I matriculated to the 9th grade at Bloomington High School South, located (logically) in Bloomington, Indiana.
Bloomington was a cool little college town, home of Indiana University, which influenced our high school in a few key ways, not the least of which was foreign courses.
My memory is hazy. But I recall that our high school offered four-year courses in French, Spanish, German, Portuguese and Latin.
Those who wished could study Russian or at least one of the dialects of Chinese through a program at the university.
I latched on to the idea of speaking French at an early age for reasons I don’t remember. And so, that was the only foreign language option for me.
I sat there, during my freshman year in Bloomington, listening to an earnest little bearded man point at his ear and then at his mouth and tell us to “ecoutez et repetez.”
And so I did.
I spent one hour a day, five days a week of my freshman year ecoutez-ing and repetez-ing my little Hoosier butt off.
That summer is when we moved to Tennessee.
Certainly, there were a lot of nerve-wracking things about changing schools. Things like fitting in on the football team and having to abandon playing in the school band. In addition, the school only offered two foreign language courses – Spanish and French – for three years each.
I took French 2 & 3 – in Brenda Clemens’s class – with students a year ahead of me. And then my senior year I repeated French 3 with students my own age.
Mrs. Clemens taught French in a way that went well beyond ecoutez et repetez. She taught mini-courses in art and music and French history and life.
Sure, we learned about the bibliothèque and the iscothèque but we also learned – at least as much as you could in the foothills of East Tennessee – about what it was to be French.
And we also learned the art of fondue.
What country does fondue come from?
Fondue was a worldwide phenomenon that I entirely missed out on when I was a kid. By the 90s, fondue was almost strictly in the realm of the corduroy jacket crowd.
Fondue is “to melt” or fondre in French. But the origin of the food is Swedish.
But Mrs. Clemens loved us and so, she taught us the way of fondue.
The Melting Pot was already a thing by then. They even had one in Cincinnati. And while doing fondue at home was on the outs, date night at The Melting Pot was smooth.
And so for many reasons, all these years later, I have a fondness for the Melting Pot that would border on irrational if it wasn’t so dang good.
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What is fondue?
Honestly, I hope there’s no one out there that needs this question answered but if you do, no shame.
We’re going to celebrate that you’re coming to the party and – frankly we’re a little jealous that you’re going to get to try fondue for the first time.
Forget what you’ve learned from the Americans – neither nacho cheese nor chocolate waterfalls are fondue. They are hedonistic usurpers to a proud culinary tradition.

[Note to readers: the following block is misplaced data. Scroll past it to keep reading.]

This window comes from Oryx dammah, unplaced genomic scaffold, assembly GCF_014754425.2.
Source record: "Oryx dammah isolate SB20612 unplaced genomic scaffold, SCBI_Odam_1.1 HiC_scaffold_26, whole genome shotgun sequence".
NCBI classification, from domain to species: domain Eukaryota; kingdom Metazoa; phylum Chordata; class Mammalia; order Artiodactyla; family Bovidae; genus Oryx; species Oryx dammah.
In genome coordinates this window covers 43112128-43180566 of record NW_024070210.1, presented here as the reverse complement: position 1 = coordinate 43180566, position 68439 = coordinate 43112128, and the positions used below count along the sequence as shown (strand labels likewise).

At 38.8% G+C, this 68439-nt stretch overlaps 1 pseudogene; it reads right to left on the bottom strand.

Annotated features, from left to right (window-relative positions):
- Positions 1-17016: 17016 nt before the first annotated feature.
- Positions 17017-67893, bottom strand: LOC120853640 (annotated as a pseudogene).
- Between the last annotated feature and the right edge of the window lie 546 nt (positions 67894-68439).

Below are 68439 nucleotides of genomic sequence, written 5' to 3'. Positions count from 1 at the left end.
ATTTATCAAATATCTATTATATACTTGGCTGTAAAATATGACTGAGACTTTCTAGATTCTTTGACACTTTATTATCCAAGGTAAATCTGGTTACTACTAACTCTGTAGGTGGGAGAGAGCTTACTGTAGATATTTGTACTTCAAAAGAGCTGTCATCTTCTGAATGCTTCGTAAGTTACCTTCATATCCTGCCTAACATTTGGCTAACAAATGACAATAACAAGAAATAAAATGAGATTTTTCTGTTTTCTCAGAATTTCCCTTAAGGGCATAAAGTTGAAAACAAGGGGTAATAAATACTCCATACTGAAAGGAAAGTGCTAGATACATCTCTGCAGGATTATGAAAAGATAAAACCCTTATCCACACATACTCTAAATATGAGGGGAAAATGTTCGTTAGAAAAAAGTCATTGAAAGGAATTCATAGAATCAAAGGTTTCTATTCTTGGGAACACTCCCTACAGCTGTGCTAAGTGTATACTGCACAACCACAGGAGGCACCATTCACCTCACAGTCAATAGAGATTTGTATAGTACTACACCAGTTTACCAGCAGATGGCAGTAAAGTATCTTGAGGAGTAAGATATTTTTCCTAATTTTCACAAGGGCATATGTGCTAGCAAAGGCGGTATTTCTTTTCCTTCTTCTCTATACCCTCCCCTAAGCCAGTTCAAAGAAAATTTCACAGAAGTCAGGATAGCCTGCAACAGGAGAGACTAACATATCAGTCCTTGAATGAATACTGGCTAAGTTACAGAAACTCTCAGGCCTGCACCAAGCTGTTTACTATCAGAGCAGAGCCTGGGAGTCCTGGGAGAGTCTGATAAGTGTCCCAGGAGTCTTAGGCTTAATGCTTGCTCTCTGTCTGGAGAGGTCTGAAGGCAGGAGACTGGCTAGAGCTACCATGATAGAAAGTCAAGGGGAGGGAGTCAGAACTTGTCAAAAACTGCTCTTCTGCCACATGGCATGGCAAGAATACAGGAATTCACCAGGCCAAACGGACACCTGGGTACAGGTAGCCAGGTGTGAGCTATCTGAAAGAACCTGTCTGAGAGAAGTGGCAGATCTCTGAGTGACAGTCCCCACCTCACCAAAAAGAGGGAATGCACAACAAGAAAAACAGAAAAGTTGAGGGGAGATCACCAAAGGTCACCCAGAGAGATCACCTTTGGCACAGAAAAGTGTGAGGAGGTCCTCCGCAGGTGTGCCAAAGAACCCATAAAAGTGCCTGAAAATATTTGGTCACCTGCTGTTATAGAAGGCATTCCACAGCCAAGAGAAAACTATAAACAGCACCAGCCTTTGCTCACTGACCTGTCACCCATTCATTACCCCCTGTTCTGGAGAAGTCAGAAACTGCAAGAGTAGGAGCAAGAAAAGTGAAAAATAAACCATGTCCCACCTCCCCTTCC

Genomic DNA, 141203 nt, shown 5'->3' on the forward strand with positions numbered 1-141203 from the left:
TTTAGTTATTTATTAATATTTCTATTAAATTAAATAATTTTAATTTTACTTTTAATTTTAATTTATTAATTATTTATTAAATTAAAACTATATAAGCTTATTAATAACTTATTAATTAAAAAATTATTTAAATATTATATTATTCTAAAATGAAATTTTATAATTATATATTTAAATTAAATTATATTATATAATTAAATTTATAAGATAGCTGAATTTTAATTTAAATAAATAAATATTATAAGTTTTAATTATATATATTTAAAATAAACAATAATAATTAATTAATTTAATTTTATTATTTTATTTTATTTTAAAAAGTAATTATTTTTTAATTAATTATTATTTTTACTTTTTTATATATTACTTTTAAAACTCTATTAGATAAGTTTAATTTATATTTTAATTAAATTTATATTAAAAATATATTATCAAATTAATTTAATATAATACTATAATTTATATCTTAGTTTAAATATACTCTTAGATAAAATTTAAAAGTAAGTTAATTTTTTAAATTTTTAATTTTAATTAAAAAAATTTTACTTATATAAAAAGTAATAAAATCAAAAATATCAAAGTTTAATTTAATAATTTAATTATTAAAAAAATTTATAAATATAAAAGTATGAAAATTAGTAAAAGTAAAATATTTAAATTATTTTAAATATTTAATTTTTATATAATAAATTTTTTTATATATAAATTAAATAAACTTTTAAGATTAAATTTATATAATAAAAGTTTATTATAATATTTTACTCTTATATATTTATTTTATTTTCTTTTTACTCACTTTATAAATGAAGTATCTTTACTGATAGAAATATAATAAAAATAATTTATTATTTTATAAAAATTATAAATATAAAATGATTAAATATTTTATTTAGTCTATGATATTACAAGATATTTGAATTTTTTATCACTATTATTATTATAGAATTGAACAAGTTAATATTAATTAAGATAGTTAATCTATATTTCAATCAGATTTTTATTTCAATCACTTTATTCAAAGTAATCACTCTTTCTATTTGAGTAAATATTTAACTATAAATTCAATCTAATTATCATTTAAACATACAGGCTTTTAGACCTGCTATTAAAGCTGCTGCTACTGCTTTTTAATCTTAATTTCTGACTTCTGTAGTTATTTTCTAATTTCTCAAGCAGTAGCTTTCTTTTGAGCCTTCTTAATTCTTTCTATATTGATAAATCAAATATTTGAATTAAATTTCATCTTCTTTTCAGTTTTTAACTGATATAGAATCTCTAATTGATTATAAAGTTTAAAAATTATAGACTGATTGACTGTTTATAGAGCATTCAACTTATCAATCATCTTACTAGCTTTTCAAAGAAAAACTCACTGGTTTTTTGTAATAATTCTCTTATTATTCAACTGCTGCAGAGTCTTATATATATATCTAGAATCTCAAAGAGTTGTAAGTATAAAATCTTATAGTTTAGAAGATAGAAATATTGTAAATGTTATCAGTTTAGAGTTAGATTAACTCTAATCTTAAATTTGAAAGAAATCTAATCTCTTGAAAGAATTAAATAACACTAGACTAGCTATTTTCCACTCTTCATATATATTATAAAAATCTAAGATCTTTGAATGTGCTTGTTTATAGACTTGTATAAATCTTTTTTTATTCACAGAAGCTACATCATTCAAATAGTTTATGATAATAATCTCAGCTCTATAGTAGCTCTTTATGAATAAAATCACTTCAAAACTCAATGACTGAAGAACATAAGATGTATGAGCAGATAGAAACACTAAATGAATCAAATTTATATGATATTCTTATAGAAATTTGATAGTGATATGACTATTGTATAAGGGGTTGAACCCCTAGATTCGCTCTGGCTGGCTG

Fondue is a style of cooking where small pieces of food are dipped into a warm sauce or a hot cooking base like oil or broth.
At the Melting Pot, for instance, the four-course meal includes three traditional types of fondue.
In addition to your salad – which is not fondue – you have a cheese fondue to begin, followed by your main course with either oil or broth to cook a variety of meats or vegetables and finally a chocolate fondue for dessert.
What should you order at the Melting Pot? How much is the Melting Pot for two?
My friend, have it all. There are two versions of the four-course dinner for two. One runs $99 and the other $115.
The second one comes with fancier proteins but the experience is chiefly the same.
You can also add a lobster tail to any entrée for $16.
The cheese fondues
You begin with the cheese course.
I’m a traditionalist. I either have the Wisconsin Cheddar (with aged cheddar and Emmenthaler) or the Classic Alpine. Both are delicious.
You’re given a variety of breads, fresh fruits (like fresh strawberries) and veggies to dip into your delicious, melty cheese.
You may be given something that you think should not be dipped in cheese. You will be wrong. Dip it. DIP IT!
There are other cheese options available like Fiesta (with homemade salsa and jalapenos), Spinach Artichoke (with butterkäse, fontina, parmesan spinach and artichoke hearts) and Loaded Baked Potato Cheddar. I’d like to tell you I won’t judge you if you order these, but my right eyebrow involuntarily arched when I typed the sentence about loaded baked potato cheddar.
We live in modern times and I support your right to choose what makes you happy. If my eyebrows disagree, we’ll all just have to live with it.
Second, you choose a pair of salads – well – one each. They used to have one that was made almost entirely of mushrooms. It is gone. The world is a cold, cruel place.
Salad options include Melting Pot House, California, Caesar and Wisconsin Wedge.
The main entrees